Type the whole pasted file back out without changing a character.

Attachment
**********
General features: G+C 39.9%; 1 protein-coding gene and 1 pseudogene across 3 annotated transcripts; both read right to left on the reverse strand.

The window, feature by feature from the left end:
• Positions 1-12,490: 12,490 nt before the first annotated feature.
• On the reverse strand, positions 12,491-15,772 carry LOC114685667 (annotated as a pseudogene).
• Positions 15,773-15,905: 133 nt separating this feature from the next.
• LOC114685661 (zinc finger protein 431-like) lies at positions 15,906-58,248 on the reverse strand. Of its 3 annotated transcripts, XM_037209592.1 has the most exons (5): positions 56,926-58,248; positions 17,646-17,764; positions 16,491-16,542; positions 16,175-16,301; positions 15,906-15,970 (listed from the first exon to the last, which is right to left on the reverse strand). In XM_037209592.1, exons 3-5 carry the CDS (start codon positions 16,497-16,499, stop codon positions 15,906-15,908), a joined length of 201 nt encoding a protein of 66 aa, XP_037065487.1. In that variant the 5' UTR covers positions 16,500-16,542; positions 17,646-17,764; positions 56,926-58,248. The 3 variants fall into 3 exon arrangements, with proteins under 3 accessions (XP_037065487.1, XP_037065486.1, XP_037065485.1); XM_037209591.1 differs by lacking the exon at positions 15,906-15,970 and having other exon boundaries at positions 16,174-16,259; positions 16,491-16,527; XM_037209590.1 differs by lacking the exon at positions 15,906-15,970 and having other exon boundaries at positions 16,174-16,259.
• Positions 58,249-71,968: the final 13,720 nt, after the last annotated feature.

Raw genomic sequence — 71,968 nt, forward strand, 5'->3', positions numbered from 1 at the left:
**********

General features: G+C 39.9%; 1 protein-coding gene and 1 pseudogene across 3 annotated transcripts; both read right to left on the reverse strand.

The window, feature by feature from the left end:
• Positions 1-12,490: 12,490 nt before the first annotated feature.
• On the reverse strand, positions 12,491-15,772 carry LOC114685667 (annotated as a pseudogene).
• Positions 15,773-15,905: 133 nt separating this feature from the next.
• LOC114685661 (zinc finger protein 431-like) lies at positions 15,906-58,248 on the reverse strand. Of its 3 annotated transcripts, XM_037209592.1 has the most exons (5): positions 56,926-58,248; positions 17,646-17,764; positions 16,491-16,542; positions 16,175-16,301; positions 15,906-15,970 (listed from the first exon to the last, which is right to left on the reverse strand). In XM_037209592.1, exons 3-5 carry the CDS (start codon positions 16,497-16,499, stop codon positions 15,906-15,908), a joined length of 201 nt encoding a protein of 66 aa, XP_037065487.1. In that variant the 5' UTR covers positions 16,500-16,542; positions 17,646-17,764; positions 56,926-58,248. The 3 variants fall into 3 exon arrangements, with proteins under 3 accessions (XP_037065487.1, XP_037065486.1, XP_037065485.1); XM_037209591.1 differs by lacking the exon at positions 15,906-15,970 and having other exon boundaries at positions 16,174-16,259; positions 16,491-16,527; XM_037209590.1 differs by lacking the exon at positions 15,906-15,970 and having other exon boundaries at positions 16,174-16,259.
• Positions 58,249-71,968: the final 13,720 nt, after the last annotated feature.

Raw genomic sequence — 71,968 nt, forward strand, 5'->3', positions numbered from 1 at the left: